Whether your older dog retains his puppyish personality throughout his life or he becomes more dignified with old age, there’s a special bond between senior dogs and their pet parents. You’ve been through a lot together, and you want your pooch to live the longest, healthiest life possible. But when your old dog begins to stumble, shows signs of disorientation, or refuses to stand, it’s natural for pet parents to assume the worst. Fortunately, these are all signs of a treatable condition commonly known as old dog vestibular disease or old dog vestibular syndrome. Let’s take a closer look at what’s officially called canine vestibular disease.
According to Ernest Ward, DVM, and Malcolm Weir, DVM, MSc, MPH, vestibular disease is “a sudden, non-progressive disturbance of balance.” The vestibular system, found centrally in the brain, with additional components located in the inner ear and middle ear, is what allows your dog to maintain a sense of balance. Common causes of vestibular disease are ear infections, hypothyroidism, trauma, injury, and drugs that impact the ear. The disease is called idiopathic vestibular syndrome if veterinarians can’t find a cause for the sudden onset of symptoms. Other symptoms of vestibular disease include:
- a tilted head
- stumbling or falling in the direction of the tilt
- nystagmus (eyes moving rapidly back and forth)
- difficulty standing or walking
Because these symptoms resemble a stroke in humans, many pet parents believe their pup has suffered from a brain bleed or blood clot. Fortunately, cats and dogs exhibiting the symptoms rarely have suffered from a stroke. The most common cause is vestibular disease.
While dogs of any age can suffer from vestibular disease, it’s primarily known as an older dog’s illness. However, congenital vestibular disease—caused by an inherited autosomal recessive trait—may cause symptoms and deafness in puppies, especially Doberman Pinschers. Your pooch is at an increased risk if he has hypothyroidism, while some breeds are more prone to developing the condition. Akitas, Beagles, English Cocker Spaniels, German Shepherds, Smooth Fox Terriers, and Tibetan Terriers are among the breeds most likely to be affected by vestibular disease.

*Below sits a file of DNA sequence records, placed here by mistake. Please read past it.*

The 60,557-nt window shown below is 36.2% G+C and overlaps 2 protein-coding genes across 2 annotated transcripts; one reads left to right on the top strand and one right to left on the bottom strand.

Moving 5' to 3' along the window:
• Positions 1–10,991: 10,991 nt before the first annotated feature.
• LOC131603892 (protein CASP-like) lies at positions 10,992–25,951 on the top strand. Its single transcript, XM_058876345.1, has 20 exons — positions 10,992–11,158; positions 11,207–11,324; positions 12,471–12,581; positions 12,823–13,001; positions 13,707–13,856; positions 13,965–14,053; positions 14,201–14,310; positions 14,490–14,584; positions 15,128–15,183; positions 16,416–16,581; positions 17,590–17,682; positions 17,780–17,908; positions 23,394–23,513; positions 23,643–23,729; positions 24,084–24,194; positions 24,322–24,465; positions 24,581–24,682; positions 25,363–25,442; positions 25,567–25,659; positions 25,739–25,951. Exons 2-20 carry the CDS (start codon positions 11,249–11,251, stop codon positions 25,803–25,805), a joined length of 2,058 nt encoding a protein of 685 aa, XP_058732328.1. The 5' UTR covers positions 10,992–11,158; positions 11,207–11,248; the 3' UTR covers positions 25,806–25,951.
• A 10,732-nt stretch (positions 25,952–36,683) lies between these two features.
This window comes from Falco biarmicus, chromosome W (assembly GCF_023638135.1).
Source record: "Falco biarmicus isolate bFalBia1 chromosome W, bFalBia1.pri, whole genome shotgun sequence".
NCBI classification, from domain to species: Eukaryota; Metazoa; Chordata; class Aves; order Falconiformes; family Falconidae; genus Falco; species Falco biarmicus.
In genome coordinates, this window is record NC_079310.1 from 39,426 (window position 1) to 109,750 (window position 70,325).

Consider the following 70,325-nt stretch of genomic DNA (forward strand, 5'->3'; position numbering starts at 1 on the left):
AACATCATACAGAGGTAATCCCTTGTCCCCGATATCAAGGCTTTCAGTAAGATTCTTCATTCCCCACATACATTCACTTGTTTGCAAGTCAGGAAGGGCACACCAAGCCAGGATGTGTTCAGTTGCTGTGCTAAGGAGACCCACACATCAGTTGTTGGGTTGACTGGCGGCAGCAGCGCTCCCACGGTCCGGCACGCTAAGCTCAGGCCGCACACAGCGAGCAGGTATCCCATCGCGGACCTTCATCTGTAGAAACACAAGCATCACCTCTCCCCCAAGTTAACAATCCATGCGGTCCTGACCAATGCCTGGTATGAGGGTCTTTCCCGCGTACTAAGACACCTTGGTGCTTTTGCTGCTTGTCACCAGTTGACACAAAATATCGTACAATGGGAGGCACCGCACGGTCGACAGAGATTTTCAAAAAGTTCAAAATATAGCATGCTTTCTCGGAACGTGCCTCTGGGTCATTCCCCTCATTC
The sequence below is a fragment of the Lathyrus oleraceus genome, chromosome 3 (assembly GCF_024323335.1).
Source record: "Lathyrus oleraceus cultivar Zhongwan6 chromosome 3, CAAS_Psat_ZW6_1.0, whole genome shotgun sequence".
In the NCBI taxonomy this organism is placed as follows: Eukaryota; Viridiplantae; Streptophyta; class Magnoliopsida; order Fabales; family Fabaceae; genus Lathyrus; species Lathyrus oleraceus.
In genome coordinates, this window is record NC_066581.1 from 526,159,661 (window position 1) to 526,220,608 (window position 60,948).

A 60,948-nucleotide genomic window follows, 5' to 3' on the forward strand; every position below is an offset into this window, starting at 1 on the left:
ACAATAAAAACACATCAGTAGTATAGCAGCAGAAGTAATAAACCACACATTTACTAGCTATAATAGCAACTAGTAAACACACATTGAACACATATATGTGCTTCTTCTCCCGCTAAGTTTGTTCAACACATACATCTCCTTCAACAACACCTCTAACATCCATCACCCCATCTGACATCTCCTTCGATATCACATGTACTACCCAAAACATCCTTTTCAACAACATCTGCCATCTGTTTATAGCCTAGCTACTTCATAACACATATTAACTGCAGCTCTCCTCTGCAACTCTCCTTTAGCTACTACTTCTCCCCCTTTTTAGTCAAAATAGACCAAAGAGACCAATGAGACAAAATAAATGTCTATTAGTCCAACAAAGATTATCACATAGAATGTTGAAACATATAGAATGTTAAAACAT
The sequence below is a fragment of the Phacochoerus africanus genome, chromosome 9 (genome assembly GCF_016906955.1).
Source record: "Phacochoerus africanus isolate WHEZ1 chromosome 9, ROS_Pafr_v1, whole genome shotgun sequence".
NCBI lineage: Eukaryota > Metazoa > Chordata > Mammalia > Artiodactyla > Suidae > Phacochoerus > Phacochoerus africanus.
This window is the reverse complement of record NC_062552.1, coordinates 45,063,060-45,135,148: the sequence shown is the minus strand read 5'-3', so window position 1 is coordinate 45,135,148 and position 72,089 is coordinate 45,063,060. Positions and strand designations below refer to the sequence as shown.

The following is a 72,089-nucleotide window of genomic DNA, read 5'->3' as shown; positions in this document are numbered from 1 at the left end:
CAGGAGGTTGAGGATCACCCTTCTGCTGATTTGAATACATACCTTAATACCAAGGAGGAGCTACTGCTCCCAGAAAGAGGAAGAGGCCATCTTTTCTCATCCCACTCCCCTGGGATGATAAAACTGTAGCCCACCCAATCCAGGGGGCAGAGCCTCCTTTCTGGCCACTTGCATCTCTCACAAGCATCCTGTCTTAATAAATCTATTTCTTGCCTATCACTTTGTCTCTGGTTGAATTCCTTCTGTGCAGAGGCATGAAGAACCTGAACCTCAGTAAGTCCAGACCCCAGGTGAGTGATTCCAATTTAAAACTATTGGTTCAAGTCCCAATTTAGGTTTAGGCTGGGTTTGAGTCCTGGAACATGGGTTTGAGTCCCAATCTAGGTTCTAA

Depending on the cause of vestibular disease, treatment could involve antibiotics—if the cause is an infection—or your dog’s veterinarian may manage the symptoms of dizziness, nausea, and vomiting with an antiemetic and other medications. Because standing is difficult for your pup, he may be suffering from dehydration. If that’s the case, your vet may want to keep your dog for a few days to administer IV fluids and monitor his progress. Fortunately, most cases of vestibular disease clear up in just a few days, though some dogs may show symptoms for as long as two weeks.
Watching your old dog suffer from a sudden onset of alarming symptoms can be terrifying. But the good news is that vestibular disease only looks serious. In reality, it’s more or less the same as when you suffer from motion sickness—unpleasant, certainly, but not cause for real concern. Beverly Sturges, DVM, an associate professor of clinical neurology and neurosurgery at the University of California at Davis School of Veterinary Medicine, told The Wildest, “It’s benign; we still have no real understanding why it occurs… It’s self-limiting, [requiring] no treatment except supportive care and comforting the dog.” In most cases, vestibular disease will clear up with minimal treatment, and your pup will most likely begin to show signs of improvement within 72 hours. That said, because vestibular disease so closely resembles a stroke, it’s important to take your dog to the vet to rule out a more serious condition.
Once your vet diagnoses your pup, he may be kept at the vet’s office for a few days, or the vet may feel he’ll be more comfortable at home. Medications to treat any detectable infection and to manage your dog’s symptoms may be prescribed, or you may be advised to treat his dizziness with over-the-counter meclizine. It’s possible you’ll need to help your dog eat, drink, and go to the bathroom until his sense of balance is restored. Fortunately, with supportive care and successful treatment, your pooch should be back to normal in no time.
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